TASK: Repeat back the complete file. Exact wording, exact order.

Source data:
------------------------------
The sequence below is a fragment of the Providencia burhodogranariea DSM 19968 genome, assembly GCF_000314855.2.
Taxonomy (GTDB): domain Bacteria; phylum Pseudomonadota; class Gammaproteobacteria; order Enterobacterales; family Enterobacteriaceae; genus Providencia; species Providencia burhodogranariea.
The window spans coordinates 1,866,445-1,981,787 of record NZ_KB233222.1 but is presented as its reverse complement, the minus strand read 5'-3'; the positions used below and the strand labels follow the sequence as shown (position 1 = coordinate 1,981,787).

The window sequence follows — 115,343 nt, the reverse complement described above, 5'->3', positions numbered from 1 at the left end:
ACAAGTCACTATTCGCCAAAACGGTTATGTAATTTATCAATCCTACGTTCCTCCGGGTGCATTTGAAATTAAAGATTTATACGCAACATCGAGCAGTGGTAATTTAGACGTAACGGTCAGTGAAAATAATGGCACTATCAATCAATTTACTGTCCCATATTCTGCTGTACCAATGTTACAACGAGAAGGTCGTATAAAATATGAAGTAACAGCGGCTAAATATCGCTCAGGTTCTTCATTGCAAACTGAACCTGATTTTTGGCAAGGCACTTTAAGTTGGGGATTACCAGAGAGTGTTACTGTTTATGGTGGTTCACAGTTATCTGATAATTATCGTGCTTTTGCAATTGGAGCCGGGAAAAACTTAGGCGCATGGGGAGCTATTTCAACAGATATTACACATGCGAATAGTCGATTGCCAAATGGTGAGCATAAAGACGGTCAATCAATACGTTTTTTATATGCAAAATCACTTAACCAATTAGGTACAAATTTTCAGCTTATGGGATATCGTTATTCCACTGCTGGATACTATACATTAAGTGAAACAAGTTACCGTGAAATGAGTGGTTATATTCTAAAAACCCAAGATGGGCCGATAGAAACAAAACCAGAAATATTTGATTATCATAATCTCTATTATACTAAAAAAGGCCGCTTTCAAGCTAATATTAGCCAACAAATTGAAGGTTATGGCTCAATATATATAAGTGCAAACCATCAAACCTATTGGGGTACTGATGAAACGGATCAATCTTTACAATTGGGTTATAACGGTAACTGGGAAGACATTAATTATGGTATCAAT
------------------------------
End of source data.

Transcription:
The sequence below is a fragment of the Providencia burhodogranariea DSM 19968 genome, assembly GCF_000314855.2.
Taxonomy (GTDB): domain Bacteria; phylum Pseudomonadota; class Gammaproteobacteria; order Enterobacterales; family Enterobacteriaceae; genus Providencia; species Providencia burhodogranariea.
The window spans coordinates 1,866,445-1,981,787 of record NZ_KB233222.1 but is presented as its reverse complement, the minus strand read 5'-3'; the positions used below and the strand labels follow the sequence as shown (position 1 = coordinate 1,981,787).

The window sequence follows — 115,343 nt, the reverse complement described above, 5'->3', positions numbered from 1 at the left end:
ACAAGTCACTATTCGCCAAAACGGTTATGTAATTTATCAATCCTACGTTCCTCCGGGTGCATTTGAAATTAAAGATTTATACGCAACATCGAGCAGTGGTAATTTAGACGTAACGGTCAGTGAAAATAATGGCACTATCAATCAATTTACTGTCCCATATTCTGCTGTACCAATGTTACAACGAGAAGGTCGTATAAAATATGAAGTAACAGCGGCTAAATATCGCTCAGGTTCTTCATTGCAAACTGAACCTGATTTTTGGCAAGGCACTTTAAGTTGGGGATTACCAGAGAGTGTTACTGTTTATGGTGGTTCACAGTTATCTGATAATTATCGTGCTTTTGCAATTGGAGCCGGGAAAAACTTAGGCGCATGGGGAGCTATTTCAACAGATATTACACATGCGAATAGTCGATTGCCAAATGGTGAGCATAAAGACGGTCAATCAATACGTTTTTTATATGCAAAATCACTTAACCAATTAGGTACAAATTTTCAGCTTATGGGATATCGTTATTCCACTGCTGGATACTATACATTAAGTGAAACAAGTTACCGTGAAATGAGTGGTTATATTCTAAAAACCCAAGATGGGCCGATAGAAACAAAACCAGAAATATTTGATTATCATAATCTCTATTATACTAAAAAAGGCCGCTTTCAAGCTAATATTAGCCAACAAATTGAAGGTTATGGCTCAATATATATAAGTGCAAACCATCAAACCTATTGGGGTACTGATGAAACGGATCAATCTTTACAATTGGGTTATAACGGTAACTGGGAAGACATTAATTATGGTATCAAT